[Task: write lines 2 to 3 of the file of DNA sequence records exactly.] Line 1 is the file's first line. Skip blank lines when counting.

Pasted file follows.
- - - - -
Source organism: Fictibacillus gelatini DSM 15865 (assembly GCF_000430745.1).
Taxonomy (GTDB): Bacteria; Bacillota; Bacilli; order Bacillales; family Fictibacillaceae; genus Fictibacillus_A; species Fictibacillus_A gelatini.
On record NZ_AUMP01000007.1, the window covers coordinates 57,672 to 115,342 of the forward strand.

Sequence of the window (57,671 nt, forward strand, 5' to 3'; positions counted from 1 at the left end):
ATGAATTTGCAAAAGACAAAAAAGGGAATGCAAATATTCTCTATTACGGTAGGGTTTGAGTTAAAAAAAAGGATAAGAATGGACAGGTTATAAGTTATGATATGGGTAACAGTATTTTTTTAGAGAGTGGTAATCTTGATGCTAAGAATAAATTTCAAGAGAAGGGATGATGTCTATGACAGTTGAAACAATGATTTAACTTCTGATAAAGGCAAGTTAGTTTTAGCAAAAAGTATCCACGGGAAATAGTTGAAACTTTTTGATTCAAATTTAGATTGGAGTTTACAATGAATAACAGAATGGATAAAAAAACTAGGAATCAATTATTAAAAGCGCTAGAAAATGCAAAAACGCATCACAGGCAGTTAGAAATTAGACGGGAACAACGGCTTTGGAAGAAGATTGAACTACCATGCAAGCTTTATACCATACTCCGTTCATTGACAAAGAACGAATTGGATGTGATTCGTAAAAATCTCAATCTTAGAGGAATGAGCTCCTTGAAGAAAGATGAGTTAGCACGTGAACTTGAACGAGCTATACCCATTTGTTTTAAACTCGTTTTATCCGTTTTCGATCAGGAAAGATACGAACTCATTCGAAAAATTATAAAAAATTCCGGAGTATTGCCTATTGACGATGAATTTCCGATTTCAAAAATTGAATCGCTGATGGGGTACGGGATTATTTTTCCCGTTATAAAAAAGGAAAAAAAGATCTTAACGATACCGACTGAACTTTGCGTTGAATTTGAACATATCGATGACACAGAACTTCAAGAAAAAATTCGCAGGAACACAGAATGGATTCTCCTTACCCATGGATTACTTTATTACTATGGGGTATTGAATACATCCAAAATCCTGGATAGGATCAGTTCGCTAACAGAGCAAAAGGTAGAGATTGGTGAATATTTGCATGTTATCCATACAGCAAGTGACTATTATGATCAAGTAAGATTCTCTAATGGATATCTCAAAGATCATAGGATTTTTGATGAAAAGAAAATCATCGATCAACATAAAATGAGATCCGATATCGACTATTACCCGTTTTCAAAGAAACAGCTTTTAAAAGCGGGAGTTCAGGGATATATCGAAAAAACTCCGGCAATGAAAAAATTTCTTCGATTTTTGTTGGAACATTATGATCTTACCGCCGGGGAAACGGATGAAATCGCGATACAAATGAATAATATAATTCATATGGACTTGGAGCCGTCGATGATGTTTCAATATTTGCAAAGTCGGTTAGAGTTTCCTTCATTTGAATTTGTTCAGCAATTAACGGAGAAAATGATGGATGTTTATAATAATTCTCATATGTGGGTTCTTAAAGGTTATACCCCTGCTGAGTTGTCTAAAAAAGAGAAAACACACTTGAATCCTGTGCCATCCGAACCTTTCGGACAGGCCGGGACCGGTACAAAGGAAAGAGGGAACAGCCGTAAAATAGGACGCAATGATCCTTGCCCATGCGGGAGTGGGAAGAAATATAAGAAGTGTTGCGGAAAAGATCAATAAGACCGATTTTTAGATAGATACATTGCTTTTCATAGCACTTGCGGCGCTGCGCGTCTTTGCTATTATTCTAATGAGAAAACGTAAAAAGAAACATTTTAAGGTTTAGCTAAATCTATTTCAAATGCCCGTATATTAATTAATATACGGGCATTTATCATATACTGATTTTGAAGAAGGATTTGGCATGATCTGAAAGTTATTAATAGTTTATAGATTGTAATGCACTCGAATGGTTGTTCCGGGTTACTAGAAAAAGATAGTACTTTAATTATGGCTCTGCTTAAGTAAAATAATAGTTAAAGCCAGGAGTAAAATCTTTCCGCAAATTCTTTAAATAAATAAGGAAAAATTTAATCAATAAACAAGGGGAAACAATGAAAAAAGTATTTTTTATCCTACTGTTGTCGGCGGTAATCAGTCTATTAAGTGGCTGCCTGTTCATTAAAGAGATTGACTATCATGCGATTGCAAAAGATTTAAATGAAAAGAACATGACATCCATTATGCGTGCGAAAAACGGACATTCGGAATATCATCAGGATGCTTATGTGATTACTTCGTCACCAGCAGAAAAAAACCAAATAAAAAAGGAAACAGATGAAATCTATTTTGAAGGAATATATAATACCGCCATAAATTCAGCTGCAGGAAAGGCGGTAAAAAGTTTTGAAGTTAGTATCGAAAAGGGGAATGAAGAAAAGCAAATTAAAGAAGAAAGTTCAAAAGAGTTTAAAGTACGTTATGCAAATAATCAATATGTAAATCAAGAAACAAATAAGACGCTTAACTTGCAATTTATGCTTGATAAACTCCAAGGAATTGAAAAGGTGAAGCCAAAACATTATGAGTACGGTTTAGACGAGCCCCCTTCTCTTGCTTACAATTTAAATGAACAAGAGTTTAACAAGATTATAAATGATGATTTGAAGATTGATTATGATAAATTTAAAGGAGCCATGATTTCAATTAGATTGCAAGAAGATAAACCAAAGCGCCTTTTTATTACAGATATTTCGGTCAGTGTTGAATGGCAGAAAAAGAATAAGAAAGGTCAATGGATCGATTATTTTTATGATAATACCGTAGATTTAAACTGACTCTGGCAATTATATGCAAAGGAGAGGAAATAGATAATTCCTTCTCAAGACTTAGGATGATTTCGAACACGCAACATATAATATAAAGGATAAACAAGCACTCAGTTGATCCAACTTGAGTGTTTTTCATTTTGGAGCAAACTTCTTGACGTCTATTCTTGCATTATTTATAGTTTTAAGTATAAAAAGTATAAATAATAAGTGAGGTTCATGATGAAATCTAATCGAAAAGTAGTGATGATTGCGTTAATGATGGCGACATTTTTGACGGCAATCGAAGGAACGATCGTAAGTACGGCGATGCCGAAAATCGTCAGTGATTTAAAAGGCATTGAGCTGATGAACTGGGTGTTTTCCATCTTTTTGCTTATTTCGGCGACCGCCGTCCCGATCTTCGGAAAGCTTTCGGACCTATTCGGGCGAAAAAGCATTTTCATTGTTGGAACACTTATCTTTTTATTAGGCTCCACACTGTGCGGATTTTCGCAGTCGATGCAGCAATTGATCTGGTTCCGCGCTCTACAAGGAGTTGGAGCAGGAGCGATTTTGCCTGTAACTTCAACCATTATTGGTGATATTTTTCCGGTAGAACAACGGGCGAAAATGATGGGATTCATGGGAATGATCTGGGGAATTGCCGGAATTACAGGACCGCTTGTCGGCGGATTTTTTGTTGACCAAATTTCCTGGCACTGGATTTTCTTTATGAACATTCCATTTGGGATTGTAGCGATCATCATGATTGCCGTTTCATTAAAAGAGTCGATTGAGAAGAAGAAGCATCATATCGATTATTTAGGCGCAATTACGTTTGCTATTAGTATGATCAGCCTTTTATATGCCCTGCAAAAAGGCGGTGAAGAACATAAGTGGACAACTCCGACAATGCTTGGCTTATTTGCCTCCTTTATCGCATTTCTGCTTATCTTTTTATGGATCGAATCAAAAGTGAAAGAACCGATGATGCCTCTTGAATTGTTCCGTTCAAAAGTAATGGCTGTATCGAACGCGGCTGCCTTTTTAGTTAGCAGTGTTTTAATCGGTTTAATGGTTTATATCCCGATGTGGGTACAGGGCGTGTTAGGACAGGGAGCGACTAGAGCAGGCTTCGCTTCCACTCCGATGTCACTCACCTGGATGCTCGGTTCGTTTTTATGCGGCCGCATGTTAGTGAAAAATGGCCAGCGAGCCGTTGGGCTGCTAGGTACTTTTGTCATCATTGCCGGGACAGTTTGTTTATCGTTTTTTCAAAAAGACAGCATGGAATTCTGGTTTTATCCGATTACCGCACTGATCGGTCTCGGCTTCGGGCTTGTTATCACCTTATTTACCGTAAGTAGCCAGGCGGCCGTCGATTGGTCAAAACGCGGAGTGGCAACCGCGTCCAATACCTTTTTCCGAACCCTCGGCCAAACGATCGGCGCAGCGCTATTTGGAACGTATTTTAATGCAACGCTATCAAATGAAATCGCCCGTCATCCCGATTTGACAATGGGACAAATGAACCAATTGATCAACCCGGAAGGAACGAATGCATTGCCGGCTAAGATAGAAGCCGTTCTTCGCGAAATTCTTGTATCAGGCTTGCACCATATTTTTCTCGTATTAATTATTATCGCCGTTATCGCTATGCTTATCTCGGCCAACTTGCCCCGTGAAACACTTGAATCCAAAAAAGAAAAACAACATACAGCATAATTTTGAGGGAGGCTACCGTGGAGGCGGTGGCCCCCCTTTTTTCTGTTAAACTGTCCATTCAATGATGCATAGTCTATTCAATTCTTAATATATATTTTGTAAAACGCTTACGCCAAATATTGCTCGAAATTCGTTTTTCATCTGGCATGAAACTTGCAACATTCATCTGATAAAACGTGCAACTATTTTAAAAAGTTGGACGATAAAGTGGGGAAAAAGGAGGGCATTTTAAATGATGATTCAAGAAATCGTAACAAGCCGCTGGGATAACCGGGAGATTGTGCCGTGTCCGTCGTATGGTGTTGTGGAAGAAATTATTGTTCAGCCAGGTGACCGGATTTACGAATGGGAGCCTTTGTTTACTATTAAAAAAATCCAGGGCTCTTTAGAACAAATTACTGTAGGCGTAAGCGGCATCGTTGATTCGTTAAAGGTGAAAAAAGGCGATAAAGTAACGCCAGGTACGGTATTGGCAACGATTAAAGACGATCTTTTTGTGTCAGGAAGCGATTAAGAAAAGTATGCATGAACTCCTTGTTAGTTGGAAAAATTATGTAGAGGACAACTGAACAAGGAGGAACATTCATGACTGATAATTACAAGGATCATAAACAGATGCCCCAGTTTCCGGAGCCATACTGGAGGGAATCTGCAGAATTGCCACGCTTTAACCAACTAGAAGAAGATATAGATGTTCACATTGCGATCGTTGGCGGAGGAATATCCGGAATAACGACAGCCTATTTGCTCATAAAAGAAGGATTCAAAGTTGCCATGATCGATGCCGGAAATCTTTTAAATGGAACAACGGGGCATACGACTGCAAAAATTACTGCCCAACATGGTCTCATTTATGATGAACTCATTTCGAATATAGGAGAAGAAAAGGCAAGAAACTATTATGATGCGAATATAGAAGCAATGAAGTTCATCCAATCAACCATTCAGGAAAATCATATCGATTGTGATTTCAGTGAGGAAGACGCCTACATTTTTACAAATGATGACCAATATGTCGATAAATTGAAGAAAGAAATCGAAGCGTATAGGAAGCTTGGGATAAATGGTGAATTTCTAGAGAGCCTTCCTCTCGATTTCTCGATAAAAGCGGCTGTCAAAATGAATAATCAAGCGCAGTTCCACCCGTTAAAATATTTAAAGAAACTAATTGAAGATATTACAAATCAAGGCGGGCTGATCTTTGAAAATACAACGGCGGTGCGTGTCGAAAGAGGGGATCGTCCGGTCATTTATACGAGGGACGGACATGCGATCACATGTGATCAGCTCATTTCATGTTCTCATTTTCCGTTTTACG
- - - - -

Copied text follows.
Taxonomy (GTDB): Bacteria; Bacillota; Bacilli; order Bacillales; family Fictibacillaceae; genus Fictibacillus_A; species Fictibacillus_A gelatini.
On record NZ_AUMP01000007.1, the window covers coordinates 57,672 to 115,342 of the forward strand.